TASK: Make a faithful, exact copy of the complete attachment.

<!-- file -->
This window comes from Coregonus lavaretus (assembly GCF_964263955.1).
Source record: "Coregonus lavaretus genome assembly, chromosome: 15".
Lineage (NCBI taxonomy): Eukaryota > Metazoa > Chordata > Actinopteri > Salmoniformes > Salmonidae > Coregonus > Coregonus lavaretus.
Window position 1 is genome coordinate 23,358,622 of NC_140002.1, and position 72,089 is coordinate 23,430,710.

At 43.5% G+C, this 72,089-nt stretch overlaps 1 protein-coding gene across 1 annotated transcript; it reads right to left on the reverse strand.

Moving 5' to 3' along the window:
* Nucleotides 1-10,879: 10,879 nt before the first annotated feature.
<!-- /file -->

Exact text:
This window comes from Coregonus lavaretus (assembly GCF_964263955.1).
Source record: "Coregonus lavaretus genome assembly, chromosome: 15".
Lineage (NCBI taxonomy): Eukaryota > Metazoa > Chordata > Actinopteri > Salmoniformes > Salmonidae > Coregonus > Coregonus lavaretus.
Window position 1 is genome coordinate 23,358,622 of NC_140002.1, and position 72,089 is coordinate 23,430,710.

At 43.5% G+C, this 72,089-nt stretch overlaps 1 protein-coding gene across 1 annotated transcript; it reads right to left on the reverse strand.

Moving 5' to 3' along the window:
* Nucleotides 1-10,879: 10,879 nt before the first annotated feature.